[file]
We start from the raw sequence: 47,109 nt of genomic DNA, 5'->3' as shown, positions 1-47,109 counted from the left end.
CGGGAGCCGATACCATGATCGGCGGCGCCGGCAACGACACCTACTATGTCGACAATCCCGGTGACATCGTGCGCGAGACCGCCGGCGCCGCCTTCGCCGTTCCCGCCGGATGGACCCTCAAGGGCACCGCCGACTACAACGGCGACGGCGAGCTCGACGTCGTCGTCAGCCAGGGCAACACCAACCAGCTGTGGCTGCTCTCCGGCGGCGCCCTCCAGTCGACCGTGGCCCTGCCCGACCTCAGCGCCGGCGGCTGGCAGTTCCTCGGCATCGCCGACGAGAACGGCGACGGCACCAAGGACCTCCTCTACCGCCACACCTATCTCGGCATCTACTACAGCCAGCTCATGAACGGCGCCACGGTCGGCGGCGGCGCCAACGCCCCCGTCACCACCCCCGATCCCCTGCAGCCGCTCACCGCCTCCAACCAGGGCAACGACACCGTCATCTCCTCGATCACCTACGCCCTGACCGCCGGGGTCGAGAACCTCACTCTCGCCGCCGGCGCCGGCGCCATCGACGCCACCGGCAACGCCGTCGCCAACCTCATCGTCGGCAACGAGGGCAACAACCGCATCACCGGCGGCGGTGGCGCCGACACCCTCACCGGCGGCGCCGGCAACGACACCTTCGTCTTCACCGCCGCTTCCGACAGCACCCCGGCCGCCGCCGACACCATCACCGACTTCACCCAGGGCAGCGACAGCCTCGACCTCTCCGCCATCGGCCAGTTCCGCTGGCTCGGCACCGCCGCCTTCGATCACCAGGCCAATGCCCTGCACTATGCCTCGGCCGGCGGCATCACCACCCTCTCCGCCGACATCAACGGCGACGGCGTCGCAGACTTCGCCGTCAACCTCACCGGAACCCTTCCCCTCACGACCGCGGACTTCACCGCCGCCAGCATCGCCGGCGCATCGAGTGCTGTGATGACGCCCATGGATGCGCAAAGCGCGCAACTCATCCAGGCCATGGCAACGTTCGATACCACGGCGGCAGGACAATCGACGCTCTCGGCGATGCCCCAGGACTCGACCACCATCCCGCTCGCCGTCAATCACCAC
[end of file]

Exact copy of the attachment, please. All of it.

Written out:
We start from the raw sequence: 47,109 nt of genomic DNA, 5'->3' as shown, positions 1-47,109 counted from the left end.
CGGGAGCCGATACCATGATCGGCGGCGCCGGCAACGACACCTACTATGTCGACAATCCCGGTGACATCGTGCGCGAGACCGCCGGCGCCGCCTTCGCCGTTCCCGCCGGATGGACCCTCAAGGGCACCGCCGACTACAACGGCGACGGCGAGCTCGACGTCGTCGTCAGCCAGGGCAACACCAACCAGCTGTGGCTGCTCTCCGGCGGCGCCCTCCAGTCGACCGTGGCCCTGCCCGACCTCAGCGCCGGCGGCTGGCAGTTCCTCGGCATCGCCGACGAGAACGGCGACGGCACCAAGGACCTCCTCTACCGCCACACCTATCTCGGCATCTACTACAGCCAGCTCATGAACGGCGCCACGGTCGGCGGCGGCGCCAACGCCCCCGTCACCACCCCCGATCCCCTGCAGCCGCTCACCGCCTCCAACCAGGGCAACGACACCGTCATCTCCTCGATCACCTACGCCCTGACCGCCGGGGTCGAGAACCTCACTCTCGCCGCCGGCGCCGGCGCCATCGACGCCACCGGCAACGCCGTCGCCAACCTCATCGTCGGCAACGAGGGCAACAACCGCATCACCGGCGGCGGTGGCGCCGACACCCTCACCGGCGGCGCCGGCAACGACACCTTCGTCTTCACCGCCGCTTCCGACAGCACCCCGGCCGCCGCCGACACCATCACCGACTTCACCCAGGGCAGCGACAGCCTCGACCTCTCCGCCATCGGCCAGTTCCGCTGGCTCGGCACCGCCGCCTTCGATCACCAGGCCAATGCCCTGCACTATGCCTCGGCCGGCGGCATCACCACCCTCTCCGCCGACATCAACGGCGACGGCGTCGCAGACTTCGCCGTCAACCTCACCGGAACCCTTCCCCTCACGACCGCGGACTTCACCGCCGCCAGCATCGCCGGCGCATCGAGTGCTGTGATGACGCCCATGGATGCGCAAAGCGCGCAACTCATCCAGGCCATGGCAACGTTCGATACCACGGCGGCAGGACAATCGACGCTCTCGGCGATGCCCCAGGACTCGACCACCATCCCGCTCGCCGTCAATCACCAC